Indian Filmmaker Shines at Jeonju Festival

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Indian Filmmaker Shines at Jeonju Festival

Despite its problems, the Jeonju International Film Festival will complete its run as the curtain falls tomorrow night for the final time. After nearly being cancelled due to a sudden change of organizers of the festival in mid-January, and despite complaints by visitors and guests about poor administrative arrangements during the first few days of the festival, the second Jeonju festival's radical selection of films was enough to brighten up discerning film buffs and quench filmmakers' thirst for communication.

The most talked-about section in the festival was the "Asian Independent Cinema Forum," the official competition section at the JIFF. This section differentiates Jeonju from the two other international film festivals held in Korea, the Pusan International Film Festival (PIFF) and the Puchon International Fantastic Festival (PIFAN). The movie "Deveeri," beautifully filmed by an Indian filmmaker, Kavitha Lankesh, was featured in this section. It tells the absorbing story of a 12-year-old boy from an urban slum and his sister, Deveeri, who prostitutes herself to send her little brother to school.

Based on the novel "Akka," by the filmmaker's late father, P. Lankesh, the film traces the life of a boy named Kyatya, who roams barefoot in the alleys of Bangalore. The walkways are so narrow that they could be straight out of a claustrophobic nightmare. The film stars an orphan from a Bangalore slum, Manja, whom Ms. Lankesh spotted on a street. His sister in this poetic indictment of Indian society is played by Nandita Das, an actor from Deepa Mehta's "Fire."

In a conversation with the JoongAng Ilbo English Edition after the screening of the film on Saturday, filmmaker Kavitha Lankesh said that she felt like Robin Hood when she was running around trying to scrape up funding for "Deveeri," which was her first feature film.

"The distributor walked out half away through the film," she said. He was disappointed that there was no actual depiction of prostitution in the film as he had expected before coming to the screening. "I told him, you know she's a prostitute, why would want me to make a flagrant show of it and present what a cheap audience wants to look at." He decided against taking the film and "Deveeri" ended up being produced by four of the filmmaker's friends as a form of investment.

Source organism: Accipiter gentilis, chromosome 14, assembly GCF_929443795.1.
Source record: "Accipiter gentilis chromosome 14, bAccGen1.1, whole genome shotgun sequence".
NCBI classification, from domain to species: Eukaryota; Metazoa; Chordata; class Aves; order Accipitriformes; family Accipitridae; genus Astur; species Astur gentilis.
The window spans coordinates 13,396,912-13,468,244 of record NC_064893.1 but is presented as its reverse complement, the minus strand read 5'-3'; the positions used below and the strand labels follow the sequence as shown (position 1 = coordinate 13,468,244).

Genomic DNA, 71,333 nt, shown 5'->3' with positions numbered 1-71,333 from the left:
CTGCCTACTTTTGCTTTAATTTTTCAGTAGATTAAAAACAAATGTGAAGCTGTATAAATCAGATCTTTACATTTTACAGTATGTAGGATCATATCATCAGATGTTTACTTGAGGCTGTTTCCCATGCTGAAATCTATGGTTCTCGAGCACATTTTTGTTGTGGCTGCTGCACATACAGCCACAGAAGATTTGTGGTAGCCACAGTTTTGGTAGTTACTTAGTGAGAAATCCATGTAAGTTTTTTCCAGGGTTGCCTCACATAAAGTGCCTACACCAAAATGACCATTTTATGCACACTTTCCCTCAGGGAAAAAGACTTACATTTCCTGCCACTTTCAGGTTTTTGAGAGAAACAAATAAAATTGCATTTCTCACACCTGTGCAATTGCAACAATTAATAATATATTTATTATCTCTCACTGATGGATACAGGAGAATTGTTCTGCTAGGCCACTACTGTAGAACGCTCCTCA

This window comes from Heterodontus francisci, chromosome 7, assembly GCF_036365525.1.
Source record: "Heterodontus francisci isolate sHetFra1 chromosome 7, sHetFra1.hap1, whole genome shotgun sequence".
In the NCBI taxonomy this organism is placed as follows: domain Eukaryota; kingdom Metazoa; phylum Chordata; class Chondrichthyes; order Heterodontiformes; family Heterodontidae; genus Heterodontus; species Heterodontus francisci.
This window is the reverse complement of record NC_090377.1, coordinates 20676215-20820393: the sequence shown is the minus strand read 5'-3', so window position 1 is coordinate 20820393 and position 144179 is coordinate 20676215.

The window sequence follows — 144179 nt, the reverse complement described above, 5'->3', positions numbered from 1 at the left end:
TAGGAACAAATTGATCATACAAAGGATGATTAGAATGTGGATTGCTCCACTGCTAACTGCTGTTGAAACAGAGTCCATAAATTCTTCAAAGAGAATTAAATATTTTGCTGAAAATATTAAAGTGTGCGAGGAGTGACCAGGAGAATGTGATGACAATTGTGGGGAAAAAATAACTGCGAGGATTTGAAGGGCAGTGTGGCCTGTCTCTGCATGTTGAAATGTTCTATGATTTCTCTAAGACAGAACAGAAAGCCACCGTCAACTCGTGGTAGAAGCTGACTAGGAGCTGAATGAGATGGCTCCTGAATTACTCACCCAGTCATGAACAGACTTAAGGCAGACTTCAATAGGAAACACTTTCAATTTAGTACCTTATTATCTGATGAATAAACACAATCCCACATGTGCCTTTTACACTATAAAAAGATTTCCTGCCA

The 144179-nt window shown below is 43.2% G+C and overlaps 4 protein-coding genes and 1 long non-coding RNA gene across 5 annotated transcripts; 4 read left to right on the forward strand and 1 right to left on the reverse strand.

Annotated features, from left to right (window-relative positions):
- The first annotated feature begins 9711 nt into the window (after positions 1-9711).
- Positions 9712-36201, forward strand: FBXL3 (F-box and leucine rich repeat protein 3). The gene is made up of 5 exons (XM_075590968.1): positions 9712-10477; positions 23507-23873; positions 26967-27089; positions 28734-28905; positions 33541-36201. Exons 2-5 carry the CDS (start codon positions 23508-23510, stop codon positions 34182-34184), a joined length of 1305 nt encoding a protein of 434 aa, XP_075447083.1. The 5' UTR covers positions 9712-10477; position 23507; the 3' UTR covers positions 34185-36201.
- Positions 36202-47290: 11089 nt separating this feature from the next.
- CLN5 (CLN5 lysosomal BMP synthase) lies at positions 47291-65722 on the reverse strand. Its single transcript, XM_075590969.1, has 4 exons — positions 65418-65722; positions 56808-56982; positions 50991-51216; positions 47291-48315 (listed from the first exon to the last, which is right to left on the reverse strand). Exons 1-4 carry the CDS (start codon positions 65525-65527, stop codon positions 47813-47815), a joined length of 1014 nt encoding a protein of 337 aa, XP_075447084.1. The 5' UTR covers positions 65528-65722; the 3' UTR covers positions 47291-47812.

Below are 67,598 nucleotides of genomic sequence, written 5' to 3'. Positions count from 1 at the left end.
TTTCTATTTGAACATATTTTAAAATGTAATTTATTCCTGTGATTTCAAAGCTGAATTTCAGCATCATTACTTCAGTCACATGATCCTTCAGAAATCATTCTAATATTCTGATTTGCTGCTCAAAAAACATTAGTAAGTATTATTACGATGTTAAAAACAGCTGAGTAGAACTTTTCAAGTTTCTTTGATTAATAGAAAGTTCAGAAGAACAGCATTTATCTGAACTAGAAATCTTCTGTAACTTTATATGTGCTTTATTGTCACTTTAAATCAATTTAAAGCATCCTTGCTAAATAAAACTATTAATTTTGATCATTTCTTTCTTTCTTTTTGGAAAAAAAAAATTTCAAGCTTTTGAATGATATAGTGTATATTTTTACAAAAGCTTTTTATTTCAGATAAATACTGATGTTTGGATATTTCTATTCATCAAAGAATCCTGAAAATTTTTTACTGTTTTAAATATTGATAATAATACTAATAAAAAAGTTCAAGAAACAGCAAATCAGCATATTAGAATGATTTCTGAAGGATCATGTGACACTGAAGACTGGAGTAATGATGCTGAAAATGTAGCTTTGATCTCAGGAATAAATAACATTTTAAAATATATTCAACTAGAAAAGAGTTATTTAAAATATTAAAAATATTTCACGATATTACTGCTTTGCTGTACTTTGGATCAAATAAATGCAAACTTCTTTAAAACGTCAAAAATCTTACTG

"It's crazy. Every time a woman wants to make a statement, the statement is nullified," she said. Ms. Lankesh added that she experiences frequent difficulty in fighting against audience conservatism.

This struggle over funding is not a new subject to a filmmaker who had been making documentaries for the previous seven years. She worked in an audio-visual production company and produced films for corporations to keep her finances balanced.

"I hate to sound so caught up with money, but it does boils down to money and who's providing it. Because if nobody's funding the film, I have to think, 'Can I afford to do this?'"

Often referred to as "Bollywood," the Indian film industry has the highest production output in the world. The market, however, is strictly divided into the so-called "sensible" films that are mostly seen by "balcony audiences," the intellectual community in India, and the popular films for the masses, which are based on simple, melodramatic plots.

"Deveeri" is one of the few films in India which managed to blur this separation and played in mainstream theaters.

"Personally, I think you should make films for the masses," she said, adding that "Deveeri" had mixed audiences and that people understood it on a variety of levels. When it opened, Ms. Lankesh took Manja's entire orphanage, almost 400 kids, to see "Deveeri" and their reaction was enthusiastic.

The film is filled with poetic metaphors throughout. An example of this is the frequent references to food. Whether it's through the sister Deveeri feeding her little brother Kyatya or the boy's rejection of food after finding out his sister is a prostitute, the film constantly relates the siblings' relationship to notions of food.

"When you are living in a slum where there is hardly any food, the difference between your hunger for food and the hunger in your soul becomes indistinguishable," she noted.

The film also offers a critique of the prevalent corruption in Indian society. Kyatya steals money from a politician's pocket and justifies it on the basis of the man's acceptance of bribes from civilians.

"Bribery is more blatant than ever in India. Just because you give bribes doesn't mean you are a bad person. People would rather give money to get the job done because it's faster that way and much less of a headache. Nobody feels bad about giving or accepting bribes anymore," she said.

Towards the end of the film, Deveeri leaves her little brother and the boy ends up in an orphanage. Despite this, the film presents rather a hopeful ending. The author of "Akka," P. Lankesh noted that the story was based on the tale of a young boy whom he had met in a slum.

The boy he met complained to the author with an angry face that his sister hadn't come home for four days. The child's anger and frustration is apparent in the film and it passes onto the viewers as they leave the theater.

"Deveeri" has been presented in film festivals all over the world, including Rotterdam, London and Cairo and received enthusiastic responses. Although Ms. Lankesh's film carries cross-cultural interests, she seems to be more interested in working in India and in her own language for the time being.

"It's more important to be myself first and then move outwards," she says. Ms. Lankesh is currently working on a film called "Alemaari," which tells the story of two women from the Lambani tribe.




by Park Soo-mee

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